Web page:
On a sweltering afternoon in July, affordable-housing advocates, religious leaders, and some of New Jersey's most influential officials arrived in Mount Laurel for a celebration years in the making.
The Legislature and Gov. Corzine had closed what those gathered saw as a loophole in the laws requiring every New Jersey town to provide homes for people with low and moderate incomes.
The ceremony took on the air of a joyous tent revival.
Six months later, the groups that enjoyed that day are on the defensive, and one senator who helped make the July bill-signing possible has become one of the affordable-housing system's sharpest critics.
Sen. Raymond Lesniak (D., Union), the Senate sponsor of the bill that closed the so-called loophole, has joined a chorus of lawmakers and mayors calling for delaying towns' latest plans to provide affordable housing. The move would create another delay in a planning process stalled for nearly 10 years.
Lesniak and others say that at a fragile economic time when jobs are needed, the state's complex housing mandates will choke off projects.
"The world changed when the economy collapsed in September," Lesniak said.
He said he does not oppose low-cost housing but wants changes in the methods set by the Council on Affordable Housing.
"COAH has been a failure in promoting affordable housing during good economic times. Its strangulation type of regulations will do nothing to promote affordable housing and will stifle any other development" in bad times, he said.
Republicans have been making that argument for years, but now some Trenton Democrats are adding political power to the cause.
Lesniak plans to introduce a bill today that would revamp parts of the state's affordable-housing laws. It is expected to include new ideas for paying for the housing requirements, possibly including tapping the state's debt-reduction fund or using money from a hoped-for federal stimulus package. He said $10 billion is needed over the next 10 years to pay for the housing mandates.
While a court has rejected mayors' case for pushing back the deadline for affordable-housing plans, a pending piece of legislation could provide the legal rationale needed for the Corzine administration to permit a delay.
The latest housing requirements, calling for 115,000 new low-cost units by 2018, were set earlier this year after nearly a decade of setbacks and legal challenges. The obligations were first due in 1999. Unless an extension is granted, towns have until Dec. 31 to submit plans for their shares of affordable housing.
At stake, according to housing advocates, are homes that give people with low incomes the chance to move into communities they normally couldn't afford, giving them access to better schools and safer neighborhoods.
Kevin Walsh, associate director of the Fair Share Housing Center in Cherry Hill, is among those who fear that another delay will open the door for scaling back the inclusionary housing rules set in a series of Supreme Court cases based around Mount Laurel.
"Really what's going on is towns are more opposed than they used to be to providing housing for the folks who work in the town, who pour the coffee, who pick up their garbage," Walsh said.
Critics of the state's affordable-housing laws say their argument is about realistic limitations. They say the current system - which requires towns and builders to add a portion of affordable-housing units with every new housing or commercial development - is too costly and complex for towns to have plans in place by year's end.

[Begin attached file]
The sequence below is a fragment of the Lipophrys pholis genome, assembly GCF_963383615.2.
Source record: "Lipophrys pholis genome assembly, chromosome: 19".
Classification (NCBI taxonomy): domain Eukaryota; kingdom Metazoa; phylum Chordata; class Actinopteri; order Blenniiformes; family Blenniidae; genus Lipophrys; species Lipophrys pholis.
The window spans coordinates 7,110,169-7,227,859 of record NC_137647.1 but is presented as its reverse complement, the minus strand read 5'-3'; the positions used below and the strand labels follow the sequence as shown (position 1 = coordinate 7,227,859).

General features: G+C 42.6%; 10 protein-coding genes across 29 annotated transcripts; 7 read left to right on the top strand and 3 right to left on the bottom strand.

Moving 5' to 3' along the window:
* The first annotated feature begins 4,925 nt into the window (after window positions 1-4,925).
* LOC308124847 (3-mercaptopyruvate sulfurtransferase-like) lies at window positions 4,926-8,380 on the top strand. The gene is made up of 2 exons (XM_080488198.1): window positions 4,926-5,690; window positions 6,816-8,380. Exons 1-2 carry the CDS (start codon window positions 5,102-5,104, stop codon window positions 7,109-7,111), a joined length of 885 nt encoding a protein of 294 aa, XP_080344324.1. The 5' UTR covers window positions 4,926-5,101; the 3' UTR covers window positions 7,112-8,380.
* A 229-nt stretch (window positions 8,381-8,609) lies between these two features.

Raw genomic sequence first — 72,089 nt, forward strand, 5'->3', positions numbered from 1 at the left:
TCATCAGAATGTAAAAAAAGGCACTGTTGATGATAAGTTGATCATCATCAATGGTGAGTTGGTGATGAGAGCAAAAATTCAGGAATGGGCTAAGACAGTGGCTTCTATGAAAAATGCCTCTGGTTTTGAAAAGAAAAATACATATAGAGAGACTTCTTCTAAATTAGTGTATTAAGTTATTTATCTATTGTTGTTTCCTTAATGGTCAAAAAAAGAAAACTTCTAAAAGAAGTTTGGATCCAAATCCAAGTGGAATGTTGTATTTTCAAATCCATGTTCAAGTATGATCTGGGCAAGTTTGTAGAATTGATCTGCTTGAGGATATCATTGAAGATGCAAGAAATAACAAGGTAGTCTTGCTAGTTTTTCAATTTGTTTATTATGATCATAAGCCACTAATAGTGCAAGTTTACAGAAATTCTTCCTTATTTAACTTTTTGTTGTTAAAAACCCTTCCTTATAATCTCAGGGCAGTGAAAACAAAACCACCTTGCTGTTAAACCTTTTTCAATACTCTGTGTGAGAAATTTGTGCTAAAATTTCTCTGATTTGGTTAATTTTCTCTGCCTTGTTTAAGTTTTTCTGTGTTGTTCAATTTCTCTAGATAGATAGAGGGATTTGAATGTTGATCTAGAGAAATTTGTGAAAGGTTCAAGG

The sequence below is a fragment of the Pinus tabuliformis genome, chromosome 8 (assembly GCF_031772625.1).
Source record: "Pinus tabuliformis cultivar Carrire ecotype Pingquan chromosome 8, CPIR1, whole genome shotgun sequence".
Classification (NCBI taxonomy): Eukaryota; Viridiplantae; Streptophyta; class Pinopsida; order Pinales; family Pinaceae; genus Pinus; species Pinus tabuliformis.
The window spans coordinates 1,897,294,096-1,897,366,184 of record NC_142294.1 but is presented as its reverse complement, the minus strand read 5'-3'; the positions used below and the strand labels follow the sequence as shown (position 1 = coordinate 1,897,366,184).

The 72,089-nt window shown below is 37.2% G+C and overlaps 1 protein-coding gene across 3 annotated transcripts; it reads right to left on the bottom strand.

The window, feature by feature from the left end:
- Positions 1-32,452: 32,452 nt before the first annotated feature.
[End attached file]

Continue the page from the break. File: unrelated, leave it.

"The methodology has to be redone, the funding source has to be identified," said Sen. Christopher Bateman (R., Somerset). "If we're going to do it, let's do it right."
The bill signed in July banned deals that let some towns pay others to build a portion of their affordable-housing requirements. Mayors said the change left them with fewer methods to meet new requirements, which they argue are inflated by faulty state planning.
The new law also included a statewide 2.5 percent development fee intended to help towns pay for new housing. Builders favored the charge over the patchwork of local fees that had existed, but Lesniak said it is an added burden in difficult times. He hopes to eliminate it.
Mayors say that without financial help they will be forced to raise property taxes to pay for schools, sewers, and other infrastructure associated with new housing. In a court case to block the new requirements, they say the latest obligations could force towns to build on some of their last remaining open spaces.
In the face of these concerns, Bateman and Lesniak have called for a six-month extension of the deadline for all towns to submit their latest affordable-housing blueprints. Assembly Speaker Joseph J. Roberts Jr. (D., Camden), a fighter for affordable housing, last week added a key voice those seeking delay, saying towns should be allowed to apply for 90-day extensions.
"We are taking recommendations regarding a deadline extension under consideration," Department of Community Affairs Commissioner Joseph Doria said through a spokesman. "The most important thing is that we start providing the affordable housing that is not only our moral obligation, but also, as outlined by the courts, our constitutional one as well."
Doria said more than 200 towns, about a third of those in the state, have signaled they are ready to submit plans by the deadline. Towns have had since early June to make plans, according to the Department of Community Affairs.
The agency notes that since the housing requirements are based on growth, towns are not required to supply more units if there is no development.
Roberts said it makes sense to give mayors time to develop careful plans, but he did not expect the state to back away from its mandates.
"We cannot retreat from our commitment to make sure that housing opportunities exist for working families in New Jersey," he said.